Wiki Contributions


Anatomy of a full school climate strike

It's hard not to fight the hypothetical because these movements are determined by how committed the protesters are. If we assume infinite commitment of 100% of 12-17 year olds I think this would be very likely to succeed. If we assume realistic levels of commitment this would never happen. So it's very sensitive as a hypothetical to your assumptions.

The Argument For Spoilers

Seems you are at least missing one if you think telling someone Bill dies at the end of a movie called “Kill Bill” is your last category.

To get overly analytical, you know it’s a possibility Bill dies. In Sixth Sense you may not even consider the possibility what’s-his-name is dead.

Arguing from a Gap of Perspective

I think what you've described is most closely related to the Overton window. Often it is discussed in more neutral terms on LessWrong, meaning without the certitude of personal opinions from this post.

Searching for Overton window on LessWrong will turn up more references. If you find this concept interesting, you may also enjoy the Politics is the Mind-killer sequence, which is all about changing your mind on political issues, if you haven't read that.

Better air is the easiest way not to die

Only tangentially related, but I found this recent comment thread on Hacker News very interesting. There are carbon scrubbers you can buy and attach to computer fans to completely eliminate odors without using air fresheners, much less incense or candles.

Convict Conditioning Book Review

I've read this book and many other calisthenics and weightlifting focused fitness books. I like Convict Conditioning. It was pretty influential in the online fitness community when it came out, and remains so to some extent. That said, the information and programs in the book are somewhat out-of-date compared to more modern thinking.

I would recommend anyone interested in calisthenics to start with the reddit /r/bodyweightfitness FAQ. They have easy defaults (e.g. the Recommended Routine, or the Primer) which come with more battle-tested explanations and progression schemes. Additionally, having a community you can participate in for motivation or asking questions will make it more likely that you'll stick with a program.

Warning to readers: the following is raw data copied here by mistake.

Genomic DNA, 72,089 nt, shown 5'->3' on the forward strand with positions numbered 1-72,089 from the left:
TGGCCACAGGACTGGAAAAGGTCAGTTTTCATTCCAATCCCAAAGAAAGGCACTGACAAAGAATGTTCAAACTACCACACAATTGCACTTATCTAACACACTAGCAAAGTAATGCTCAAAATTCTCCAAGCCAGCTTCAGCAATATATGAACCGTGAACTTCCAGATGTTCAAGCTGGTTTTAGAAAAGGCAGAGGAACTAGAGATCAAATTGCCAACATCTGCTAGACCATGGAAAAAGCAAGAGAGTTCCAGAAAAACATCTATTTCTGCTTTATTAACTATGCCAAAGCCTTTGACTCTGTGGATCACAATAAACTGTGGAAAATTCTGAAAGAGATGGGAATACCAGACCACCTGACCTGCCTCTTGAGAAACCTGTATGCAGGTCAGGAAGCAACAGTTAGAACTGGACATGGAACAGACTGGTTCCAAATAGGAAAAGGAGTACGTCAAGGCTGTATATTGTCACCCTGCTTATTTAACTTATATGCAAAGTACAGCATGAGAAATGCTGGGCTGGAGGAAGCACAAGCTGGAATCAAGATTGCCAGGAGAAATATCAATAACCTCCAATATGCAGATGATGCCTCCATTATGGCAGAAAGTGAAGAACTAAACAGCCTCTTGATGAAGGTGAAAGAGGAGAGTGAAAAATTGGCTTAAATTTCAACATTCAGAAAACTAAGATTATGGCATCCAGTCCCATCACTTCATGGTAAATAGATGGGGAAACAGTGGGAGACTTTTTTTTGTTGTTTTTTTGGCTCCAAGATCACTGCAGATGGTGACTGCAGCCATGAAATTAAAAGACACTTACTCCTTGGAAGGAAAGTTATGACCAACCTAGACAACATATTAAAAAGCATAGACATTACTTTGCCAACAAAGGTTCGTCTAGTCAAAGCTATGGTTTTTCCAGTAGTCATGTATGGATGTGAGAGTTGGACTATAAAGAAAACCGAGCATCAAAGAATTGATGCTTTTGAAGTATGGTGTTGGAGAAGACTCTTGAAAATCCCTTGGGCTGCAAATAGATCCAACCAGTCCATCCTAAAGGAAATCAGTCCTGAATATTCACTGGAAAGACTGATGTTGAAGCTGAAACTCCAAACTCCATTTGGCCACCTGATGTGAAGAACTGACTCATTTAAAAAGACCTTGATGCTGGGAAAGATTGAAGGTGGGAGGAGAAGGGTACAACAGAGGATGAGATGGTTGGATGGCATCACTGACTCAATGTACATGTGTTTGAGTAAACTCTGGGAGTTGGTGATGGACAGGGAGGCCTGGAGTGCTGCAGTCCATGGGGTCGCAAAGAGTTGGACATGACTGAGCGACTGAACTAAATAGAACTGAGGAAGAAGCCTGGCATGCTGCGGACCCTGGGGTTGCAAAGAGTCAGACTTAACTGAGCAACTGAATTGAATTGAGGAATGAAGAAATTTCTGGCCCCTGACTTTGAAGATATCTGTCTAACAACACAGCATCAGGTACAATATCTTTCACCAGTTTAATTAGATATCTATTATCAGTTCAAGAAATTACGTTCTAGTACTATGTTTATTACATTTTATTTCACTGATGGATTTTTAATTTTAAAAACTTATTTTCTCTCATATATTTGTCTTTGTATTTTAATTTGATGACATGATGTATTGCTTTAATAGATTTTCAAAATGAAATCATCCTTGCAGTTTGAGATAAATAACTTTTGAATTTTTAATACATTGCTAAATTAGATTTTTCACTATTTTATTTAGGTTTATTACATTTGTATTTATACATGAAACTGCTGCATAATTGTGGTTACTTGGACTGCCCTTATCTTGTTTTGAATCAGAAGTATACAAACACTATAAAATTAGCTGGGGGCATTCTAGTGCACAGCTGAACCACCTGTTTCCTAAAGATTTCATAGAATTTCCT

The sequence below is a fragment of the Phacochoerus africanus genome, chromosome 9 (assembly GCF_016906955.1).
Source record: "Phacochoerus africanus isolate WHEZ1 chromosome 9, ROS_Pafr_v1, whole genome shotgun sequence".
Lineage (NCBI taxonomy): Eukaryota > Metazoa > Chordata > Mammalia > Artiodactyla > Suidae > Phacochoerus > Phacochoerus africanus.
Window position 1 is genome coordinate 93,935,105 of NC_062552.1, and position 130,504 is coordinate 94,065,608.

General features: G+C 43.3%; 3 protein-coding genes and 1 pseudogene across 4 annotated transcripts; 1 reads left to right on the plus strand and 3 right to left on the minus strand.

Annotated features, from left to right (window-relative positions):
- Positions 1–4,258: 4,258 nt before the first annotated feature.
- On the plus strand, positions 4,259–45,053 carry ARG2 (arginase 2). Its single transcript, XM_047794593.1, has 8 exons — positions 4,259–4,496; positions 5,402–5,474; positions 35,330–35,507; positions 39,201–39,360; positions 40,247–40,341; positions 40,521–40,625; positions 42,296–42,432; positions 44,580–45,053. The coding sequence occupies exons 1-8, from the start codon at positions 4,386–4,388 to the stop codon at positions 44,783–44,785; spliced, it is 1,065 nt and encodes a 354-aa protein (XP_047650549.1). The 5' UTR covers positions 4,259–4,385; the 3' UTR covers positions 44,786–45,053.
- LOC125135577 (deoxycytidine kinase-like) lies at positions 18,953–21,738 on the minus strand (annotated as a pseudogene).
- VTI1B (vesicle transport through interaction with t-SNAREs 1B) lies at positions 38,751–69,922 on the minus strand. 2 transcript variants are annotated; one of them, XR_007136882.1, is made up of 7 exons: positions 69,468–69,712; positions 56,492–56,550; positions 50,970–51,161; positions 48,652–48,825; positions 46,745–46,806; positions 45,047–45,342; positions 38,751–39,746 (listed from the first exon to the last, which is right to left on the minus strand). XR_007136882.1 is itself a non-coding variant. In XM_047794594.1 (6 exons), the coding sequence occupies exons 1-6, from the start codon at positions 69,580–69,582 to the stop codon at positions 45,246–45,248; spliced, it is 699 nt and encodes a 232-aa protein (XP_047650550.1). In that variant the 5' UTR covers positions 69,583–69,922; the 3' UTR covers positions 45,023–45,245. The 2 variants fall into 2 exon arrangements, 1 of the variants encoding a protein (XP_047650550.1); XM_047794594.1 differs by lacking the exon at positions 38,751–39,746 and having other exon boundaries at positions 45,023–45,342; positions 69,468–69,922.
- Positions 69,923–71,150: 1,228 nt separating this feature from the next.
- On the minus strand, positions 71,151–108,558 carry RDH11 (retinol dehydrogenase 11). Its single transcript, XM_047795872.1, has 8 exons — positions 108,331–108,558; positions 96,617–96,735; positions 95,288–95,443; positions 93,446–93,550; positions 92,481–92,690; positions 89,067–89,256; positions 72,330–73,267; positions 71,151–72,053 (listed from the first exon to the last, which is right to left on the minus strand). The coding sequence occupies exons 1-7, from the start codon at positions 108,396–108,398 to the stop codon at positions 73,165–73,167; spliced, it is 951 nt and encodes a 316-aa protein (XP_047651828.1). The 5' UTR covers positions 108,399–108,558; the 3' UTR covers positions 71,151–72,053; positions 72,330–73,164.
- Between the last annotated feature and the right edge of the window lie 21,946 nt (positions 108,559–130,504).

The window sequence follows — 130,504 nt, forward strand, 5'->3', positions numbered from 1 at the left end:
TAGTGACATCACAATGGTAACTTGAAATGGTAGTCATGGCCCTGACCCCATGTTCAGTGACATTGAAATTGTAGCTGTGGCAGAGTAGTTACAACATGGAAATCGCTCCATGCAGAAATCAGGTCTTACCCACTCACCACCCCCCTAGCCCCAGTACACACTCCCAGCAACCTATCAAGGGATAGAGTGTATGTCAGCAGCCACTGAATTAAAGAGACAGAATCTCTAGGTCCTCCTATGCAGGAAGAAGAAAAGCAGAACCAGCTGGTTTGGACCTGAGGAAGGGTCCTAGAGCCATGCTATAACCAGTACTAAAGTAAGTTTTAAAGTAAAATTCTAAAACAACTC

Sticking to the program is by far the hardest part of any workout program, though, so the most important thing is to find something that you can fully commit to regularly, especially if it's something you find intrinsically fun or interesting.

The best frequently don't rise to the top

I watched a few of the DHH, Eric Normand and Be a Better Dev videos. DHH's videos are very good, actually I was sucked into watching a couple, but he doesn't have very many. Also, your link points to his old channel, and now all those videos are https://www.youtube.com/playlist?list=PL9wALaIpe0Py6E_oHCgTrD6FvFETwJLlx, although he only did one more in that series. The couple Eric Normand videos were pretty good, I could imagine that there are really good ones somewhere in the feed. For Be a Better Dev, the videos seemed pretty low quality, very focused on learning AWS-specific technologies. It gave me the impression that he was just following traffic for what to talk about, the exact opposite of DHH. It's the equivalent of YouTube blogspam.


In the early stages of Quora, it was a legitimately awesome place to get unfiltered answers from people you were interested in. Eventually, the bleeding edge people got bored of it and left it to the vultures, the same people who had SEOed bullshit pages cluttering up google search results. I've never used Clubhouse, but this seems like a risk. Is there some structural reason this won't come to pass?

Why does Applied Divinity Studies think EA hasn’t grown since 2015?

ScottAlexander had a very interesting response to this post on reddit

Are there good negotiation classes?

I second this. Most negotiation advice is geared toward formal "negotiation" settings, like when you are negotiating sales contracts or business transactions. For those purposes, having negotiation tools is really useful (my favorite is "Bargaining For Advantage" which I learned of from The Personal MBA). But for being a manager, you are almost never explicitly negotiating, and in fact trying to come into your work with that mindset is counterproductive. When you are working with your reports, it would be disastrous. When you are working with other internal teams, it's mostly about informal tit-for-tat kind of long-term favor trading or reputation building (or just getting to fundamental value for the business for both parties and moving forward based on that), not explicit negotiating. These aren't things that are taught under the term "negotiation."

Remembering people's name with Anki

I have used Anki to remember names and faces on multiple occasions. It works well, usually I've only used it at the beginning of being in the environment. For the names of famous people I don't think it passes the cost-benefits test. Gwern recommends only adding a card if it will save you 5 minutes over a lifetime, and so memorizing large corpuses where you may only need a handful of them ever is likely to be a bad tradeoff. The difference between these scenarios is that remembering faces and names is something you need to have instant access to, but misremembering famous people is either acceptable in the case of conversations, or can be referenced when it comes up in my writing or thinking.

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